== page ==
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psychologically damaging and returning them to cultural surroundings – and possibly the care of colonial medical authorities – in the places where they ‘belonged’. Migration was a cornerstone of European empires in Africa in the nineteenth and twentieth centuries. Over the course of time African subjects of European empires migrated within colonies from rural areas to urban areas, from areas with depressed

in Beyond the state

fact that the majority of the region’s population is employed in the agricultural sector, this has serious implications for social stability, and possibly for security. It was reported that ecological deterioration led to the internal migration of 70,000 Kazakhstanis in 1996.89 Similarly, it is estimated that 20 per cent of agricultural jobs in Uzbekistan are superfluous.90 Degradation of agricultural land, demographic pressures, unemployment and underemployment may translate into major population movement, group competition for economic, political and social

in Limiting institutions?
The dualist and complex role of the state in Spanish labour and employment relations in an age of ‘flexibility’

migration policy and equality. The emergence of forums for the discussion of legislation and the use of public resources has been a visible part of the state’s structure, which has also reproduced itself at the level of regional autonomous states, although the politics and general orientation of those levels can limit or enhance such dialogue. The role of the Consejo Economic y Social as a national informative and consultative body that includes a range of organisations has been important in sustaining forms of dialogue across the different spheres and interests of

in Making work more equal
International man of stories

which contains considerable symbolic complexity. He has deployed this seductive yet dynamic combination of simplicity and sophistication to analyse characters coming to terms with social and political circumstances that often induce severe strain, and which force them to face up to awkward questions about morality, politics and personal responsibility. I have argued that Tales from Firozsha Baag encodes questions of belonging, migration and identity in a text which is, at the same time, testing generic boundaries and mimicking and rejecting the clichés of literary

in Rohinton Mistry
Open Access (free)
The predicament of history

activity, despite the magnitude of the great migration from the Caribbean. No cafés or book or record shops or dance halls carry commemorative plaques, or retain a place in the larger collective memory. 1 Even educated opinion can still profess a certain puzzlement that there could be such a thing as an intellectual tradition deriving from the experience of the Caribbean, testament to the

in West Indian intellectuals in Britain
David Lloyd’s work

has said, ‘that brings to light the contradictory nature of the powerful and remarkably effective institutional logic of culture’ (p. 73). Now, we learn, these anti-colonial critiques do something rather similar. chapter7 21/12/04 11:19 am Page 133 Theorising race, racism and culture 133 They expose ‘the inherently contradictory metaphoric logic of identity’ (p. 83). If racist and anti-racist discourses are so similar in effect, if not in intention, what need for anti-racism? In a sense Lloyd himself turns Salih’s novel Season of Migration to the North (1969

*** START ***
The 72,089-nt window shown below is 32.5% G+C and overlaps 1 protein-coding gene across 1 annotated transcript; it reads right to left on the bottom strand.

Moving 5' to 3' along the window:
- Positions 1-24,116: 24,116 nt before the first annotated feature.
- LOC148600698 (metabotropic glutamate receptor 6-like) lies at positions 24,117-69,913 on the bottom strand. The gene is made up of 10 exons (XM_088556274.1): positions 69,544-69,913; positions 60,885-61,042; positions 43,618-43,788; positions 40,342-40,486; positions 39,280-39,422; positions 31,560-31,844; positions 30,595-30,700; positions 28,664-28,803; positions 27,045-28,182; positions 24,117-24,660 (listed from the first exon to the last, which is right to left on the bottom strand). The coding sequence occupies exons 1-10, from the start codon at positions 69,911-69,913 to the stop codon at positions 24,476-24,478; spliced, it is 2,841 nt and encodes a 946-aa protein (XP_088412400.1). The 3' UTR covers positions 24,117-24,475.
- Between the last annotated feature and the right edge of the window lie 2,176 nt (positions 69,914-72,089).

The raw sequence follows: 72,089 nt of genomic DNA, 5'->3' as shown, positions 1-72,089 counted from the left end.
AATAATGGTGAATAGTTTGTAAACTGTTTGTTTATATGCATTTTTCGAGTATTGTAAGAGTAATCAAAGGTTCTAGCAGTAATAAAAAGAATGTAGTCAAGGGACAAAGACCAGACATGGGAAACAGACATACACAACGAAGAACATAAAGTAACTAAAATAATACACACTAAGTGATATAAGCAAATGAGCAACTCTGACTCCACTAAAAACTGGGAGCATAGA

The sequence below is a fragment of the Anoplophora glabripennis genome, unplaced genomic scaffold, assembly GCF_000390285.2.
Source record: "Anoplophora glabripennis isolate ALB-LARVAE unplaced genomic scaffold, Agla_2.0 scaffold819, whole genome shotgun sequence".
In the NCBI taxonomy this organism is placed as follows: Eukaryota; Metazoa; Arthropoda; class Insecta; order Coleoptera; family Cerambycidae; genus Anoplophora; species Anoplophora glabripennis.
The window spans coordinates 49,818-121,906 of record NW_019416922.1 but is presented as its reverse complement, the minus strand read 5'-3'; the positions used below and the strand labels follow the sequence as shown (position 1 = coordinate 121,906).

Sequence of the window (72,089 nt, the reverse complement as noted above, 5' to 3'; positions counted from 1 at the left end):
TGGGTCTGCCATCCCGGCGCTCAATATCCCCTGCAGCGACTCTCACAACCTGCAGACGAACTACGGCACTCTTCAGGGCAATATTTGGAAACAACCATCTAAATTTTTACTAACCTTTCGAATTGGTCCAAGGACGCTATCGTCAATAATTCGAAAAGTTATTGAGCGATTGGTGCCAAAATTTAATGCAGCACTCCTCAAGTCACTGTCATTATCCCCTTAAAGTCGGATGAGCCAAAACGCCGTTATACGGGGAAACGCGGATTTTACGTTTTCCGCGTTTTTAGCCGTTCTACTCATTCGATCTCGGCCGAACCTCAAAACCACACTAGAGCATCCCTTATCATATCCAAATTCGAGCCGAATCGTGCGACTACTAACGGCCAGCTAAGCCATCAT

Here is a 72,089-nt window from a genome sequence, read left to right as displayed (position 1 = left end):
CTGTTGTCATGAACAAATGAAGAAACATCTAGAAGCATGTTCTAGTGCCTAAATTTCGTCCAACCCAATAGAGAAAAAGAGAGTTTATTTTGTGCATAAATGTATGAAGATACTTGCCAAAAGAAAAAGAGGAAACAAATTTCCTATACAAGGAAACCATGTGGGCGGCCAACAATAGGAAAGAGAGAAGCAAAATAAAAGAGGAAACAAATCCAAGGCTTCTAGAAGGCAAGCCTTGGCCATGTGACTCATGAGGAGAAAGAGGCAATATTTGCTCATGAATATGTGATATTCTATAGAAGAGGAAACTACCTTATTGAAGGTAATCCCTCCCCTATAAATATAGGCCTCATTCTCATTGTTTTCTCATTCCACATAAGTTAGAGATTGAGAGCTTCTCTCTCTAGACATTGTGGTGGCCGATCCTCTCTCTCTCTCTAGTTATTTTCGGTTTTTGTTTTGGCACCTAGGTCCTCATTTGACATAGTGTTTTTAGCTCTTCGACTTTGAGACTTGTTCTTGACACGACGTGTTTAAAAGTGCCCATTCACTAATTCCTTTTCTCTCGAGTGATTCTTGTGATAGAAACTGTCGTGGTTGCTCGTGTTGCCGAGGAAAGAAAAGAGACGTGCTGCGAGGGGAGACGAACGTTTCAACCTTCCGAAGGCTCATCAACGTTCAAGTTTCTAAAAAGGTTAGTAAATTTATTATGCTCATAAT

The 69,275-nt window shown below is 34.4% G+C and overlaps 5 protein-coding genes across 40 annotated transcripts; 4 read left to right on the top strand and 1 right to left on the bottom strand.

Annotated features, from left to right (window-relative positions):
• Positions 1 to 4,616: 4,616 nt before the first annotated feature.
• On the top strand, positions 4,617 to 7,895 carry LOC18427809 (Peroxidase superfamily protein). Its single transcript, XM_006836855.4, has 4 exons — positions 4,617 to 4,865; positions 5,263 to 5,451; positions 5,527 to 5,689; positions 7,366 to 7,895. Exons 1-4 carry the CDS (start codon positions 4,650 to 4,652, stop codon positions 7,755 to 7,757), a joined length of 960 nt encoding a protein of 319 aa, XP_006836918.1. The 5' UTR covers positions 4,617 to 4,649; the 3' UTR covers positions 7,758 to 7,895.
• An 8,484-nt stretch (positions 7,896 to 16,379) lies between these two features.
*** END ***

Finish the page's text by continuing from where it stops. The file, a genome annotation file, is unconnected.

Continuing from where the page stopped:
in Postcolonial contraventions
Open Access (free)
Sharing anthropology

general monograph of a similar length published in 1954. Otherwise, Rouch's most significant published work was a detailed report on his post-doctoral research into migration from the edge of Sahel to the cities on the coast of West Africa. This ran to almost two hundred pages and appeared in 1956 in a French academic journal, directly complementing the films that he was making at the same time. But he also published a considerable number of other articles and reports on migration, and an even greater quantity of articles about ethnographic film

in Beyond observation
Open Access (free)

-level statistics from the 2011 census show that 90 per cent of Cheadle Hulme residents, 82 per cent of Chorlton residents and 48 per cent of Whalley Range residents were white. This compares with the Manchester average of 67 per cent white. Thirty-one per cent of Whalley Range residents were Asian/British and 10 per cent Black/ Black British. International migration also figures more strongly in Whalley Range, where 26 per cent of the population were born outside the United Kingdom or EU, compared to 9 per cent of those from Chorlton and 7 per cent from Cheadle Hulme.4 In terms

in All in the mix
Open Access (free)
Postcolonial women writers in a transnational frame

bringing these queries round full circle: is it the case, as this study may itself imply on several occasions, that the nation’s exclusion of women has contributed (along with postmodern theories of identity as fluid and multiple) to the retreat of the nation and the rise of the transnational as a horizon of expectation for postcolonial women writers and critics? The contemporary understanding of the transnational/translocal is obviously closely informed not only by policies and processes relating to globalisation, but by theories of migration and diaspora. These, while

in Stories of women
Open Access (free)

their “out-migration and subsequent return [which], along with tourism, have precipitated an unprecedented degree of cultural self-awareness, canonization of tradition, and pride” (Matory, 2008 , p. 950). Around the cricket pitch, the Mavericks use a “wide ball” or a spectacularly hit “four” on a cricket trip as the impetus to recall personal and broader social histories, and deal with the pain of temporal and

in Sport in the Black Atlantic